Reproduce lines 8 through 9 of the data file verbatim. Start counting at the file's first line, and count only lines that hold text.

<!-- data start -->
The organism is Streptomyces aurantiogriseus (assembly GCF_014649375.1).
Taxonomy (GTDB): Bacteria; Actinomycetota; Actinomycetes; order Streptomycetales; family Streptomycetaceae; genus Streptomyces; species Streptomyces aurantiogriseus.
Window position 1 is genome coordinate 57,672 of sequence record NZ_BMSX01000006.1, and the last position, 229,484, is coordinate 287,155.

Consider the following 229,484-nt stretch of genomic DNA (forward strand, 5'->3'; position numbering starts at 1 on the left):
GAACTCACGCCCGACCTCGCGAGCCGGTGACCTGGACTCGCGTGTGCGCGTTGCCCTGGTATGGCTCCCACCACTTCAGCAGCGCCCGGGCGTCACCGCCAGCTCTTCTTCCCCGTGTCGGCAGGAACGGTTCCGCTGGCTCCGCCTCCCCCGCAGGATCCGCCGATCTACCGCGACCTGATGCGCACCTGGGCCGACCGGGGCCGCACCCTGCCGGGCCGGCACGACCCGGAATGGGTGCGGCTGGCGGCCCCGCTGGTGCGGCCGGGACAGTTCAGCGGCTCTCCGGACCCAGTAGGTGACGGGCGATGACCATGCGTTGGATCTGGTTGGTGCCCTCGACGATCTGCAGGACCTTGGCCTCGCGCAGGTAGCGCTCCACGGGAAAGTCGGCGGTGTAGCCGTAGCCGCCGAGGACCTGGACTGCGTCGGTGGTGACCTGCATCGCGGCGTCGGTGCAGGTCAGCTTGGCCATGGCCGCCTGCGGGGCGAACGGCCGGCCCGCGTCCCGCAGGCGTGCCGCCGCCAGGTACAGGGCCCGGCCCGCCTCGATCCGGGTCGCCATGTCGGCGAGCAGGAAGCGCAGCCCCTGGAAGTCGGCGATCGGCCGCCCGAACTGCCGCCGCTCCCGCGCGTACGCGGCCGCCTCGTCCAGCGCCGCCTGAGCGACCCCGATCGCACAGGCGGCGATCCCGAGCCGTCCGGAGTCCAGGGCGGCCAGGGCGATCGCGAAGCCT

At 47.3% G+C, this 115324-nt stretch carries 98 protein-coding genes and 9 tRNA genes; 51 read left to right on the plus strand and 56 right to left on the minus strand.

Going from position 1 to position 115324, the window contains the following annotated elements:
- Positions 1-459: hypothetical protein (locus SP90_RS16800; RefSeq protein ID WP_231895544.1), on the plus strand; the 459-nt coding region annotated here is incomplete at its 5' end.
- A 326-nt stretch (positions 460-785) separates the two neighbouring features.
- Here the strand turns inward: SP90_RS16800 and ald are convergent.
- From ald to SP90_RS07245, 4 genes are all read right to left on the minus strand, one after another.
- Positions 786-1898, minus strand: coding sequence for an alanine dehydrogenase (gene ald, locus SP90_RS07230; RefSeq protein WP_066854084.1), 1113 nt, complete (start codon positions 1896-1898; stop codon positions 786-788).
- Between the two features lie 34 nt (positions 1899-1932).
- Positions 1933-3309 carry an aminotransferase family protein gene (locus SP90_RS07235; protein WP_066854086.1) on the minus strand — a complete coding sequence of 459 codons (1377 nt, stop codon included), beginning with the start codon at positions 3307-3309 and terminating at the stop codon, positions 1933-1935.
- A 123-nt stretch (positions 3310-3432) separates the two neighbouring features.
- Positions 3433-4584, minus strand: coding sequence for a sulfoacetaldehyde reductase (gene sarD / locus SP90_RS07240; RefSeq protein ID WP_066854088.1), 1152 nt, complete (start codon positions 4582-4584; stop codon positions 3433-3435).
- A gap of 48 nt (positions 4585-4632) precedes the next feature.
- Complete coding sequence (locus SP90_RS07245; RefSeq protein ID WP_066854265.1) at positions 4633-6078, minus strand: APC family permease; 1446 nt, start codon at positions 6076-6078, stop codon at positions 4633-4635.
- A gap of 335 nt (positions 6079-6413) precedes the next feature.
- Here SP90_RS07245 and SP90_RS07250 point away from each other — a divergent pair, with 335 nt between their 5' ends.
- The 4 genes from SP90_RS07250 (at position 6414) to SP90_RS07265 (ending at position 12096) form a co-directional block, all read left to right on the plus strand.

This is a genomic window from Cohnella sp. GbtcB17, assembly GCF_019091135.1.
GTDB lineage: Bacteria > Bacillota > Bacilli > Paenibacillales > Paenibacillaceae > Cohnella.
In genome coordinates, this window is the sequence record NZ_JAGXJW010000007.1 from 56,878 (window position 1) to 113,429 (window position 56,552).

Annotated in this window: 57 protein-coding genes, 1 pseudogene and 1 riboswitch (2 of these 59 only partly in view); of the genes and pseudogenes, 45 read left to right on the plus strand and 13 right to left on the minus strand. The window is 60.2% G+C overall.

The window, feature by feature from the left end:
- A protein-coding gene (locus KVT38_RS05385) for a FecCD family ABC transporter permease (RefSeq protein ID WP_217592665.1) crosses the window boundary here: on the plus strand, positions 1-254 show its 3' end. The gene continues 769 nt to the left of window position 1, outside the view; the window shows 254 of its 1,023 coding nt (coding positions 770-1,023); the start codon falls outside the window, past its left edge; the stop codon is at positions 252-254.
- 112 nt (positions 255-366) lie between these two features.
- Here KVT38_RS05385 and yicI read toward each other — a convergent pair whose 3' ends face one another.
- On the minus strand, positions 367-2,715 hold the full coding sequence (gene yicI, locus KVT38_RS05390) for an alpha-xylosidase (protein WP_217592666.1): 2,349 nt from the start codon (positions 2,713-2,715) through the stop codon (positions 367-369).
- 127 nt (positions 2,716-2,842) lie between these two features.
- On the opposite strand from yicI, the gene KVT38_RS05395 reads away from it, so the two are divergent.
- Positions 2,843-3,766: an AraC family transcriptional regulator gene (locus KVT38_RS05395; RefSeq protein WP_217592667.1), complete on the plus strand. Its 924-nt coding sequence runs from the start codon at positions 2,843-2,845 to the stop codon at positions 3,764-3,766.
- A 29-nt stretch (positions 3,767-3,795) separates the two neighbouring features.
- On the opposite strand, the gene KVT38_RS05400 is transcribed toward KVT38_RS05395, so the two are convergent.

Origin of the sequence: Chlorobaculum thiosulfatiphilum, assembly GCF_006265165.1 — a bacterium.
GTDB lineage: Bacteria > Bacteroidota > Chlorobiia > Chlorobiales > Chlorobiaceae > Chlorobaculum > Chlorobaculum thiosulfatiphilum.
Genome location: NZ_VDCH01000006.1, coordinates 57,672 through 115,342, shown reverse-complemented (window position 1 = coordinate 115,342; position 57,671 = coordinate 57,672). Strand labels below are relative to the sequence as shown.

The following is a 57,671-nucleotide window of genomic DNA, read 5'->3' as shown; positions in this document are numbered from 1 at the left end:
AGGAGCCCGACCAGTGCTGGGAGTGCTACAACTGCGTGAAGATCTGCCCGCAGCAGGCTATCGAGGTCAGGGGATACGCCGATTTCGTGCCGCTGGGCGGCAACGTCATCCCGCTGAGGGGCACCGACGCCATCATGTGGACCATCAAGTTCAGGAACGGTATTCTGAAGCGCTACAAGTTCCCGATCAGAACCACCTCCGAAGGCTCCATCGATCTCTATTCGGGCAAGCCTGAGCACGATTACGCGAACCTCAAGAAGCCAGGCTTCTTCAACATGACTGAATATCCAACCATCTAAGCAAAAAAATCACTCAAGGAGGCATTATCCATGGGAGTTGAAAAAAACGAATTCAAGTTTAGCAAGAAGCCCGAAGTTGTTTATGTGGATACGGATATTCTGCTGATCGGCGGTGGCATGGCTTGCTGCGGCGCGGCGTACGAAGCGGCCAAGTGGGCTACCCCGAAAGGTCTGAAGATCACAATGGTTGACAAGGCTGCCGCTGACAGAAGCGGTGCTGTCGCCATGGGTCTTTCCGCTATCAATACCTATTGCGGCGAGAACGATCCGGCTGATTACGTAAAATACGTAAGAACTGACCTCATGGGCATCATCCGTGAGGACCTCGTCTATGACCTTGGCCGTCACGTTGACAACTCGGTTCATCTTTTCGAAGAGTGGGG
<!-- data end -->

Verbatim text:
- Positions 1-459: hypothetical protein (locus SP90_RS16800; RefSeq protein ID WP_231895544.1), on the plus strand; the 459-nt coding region annotated here is incomplete at its 5' end.
- A 326-nt stretch (positions 460-785) separates the two neighbouring features.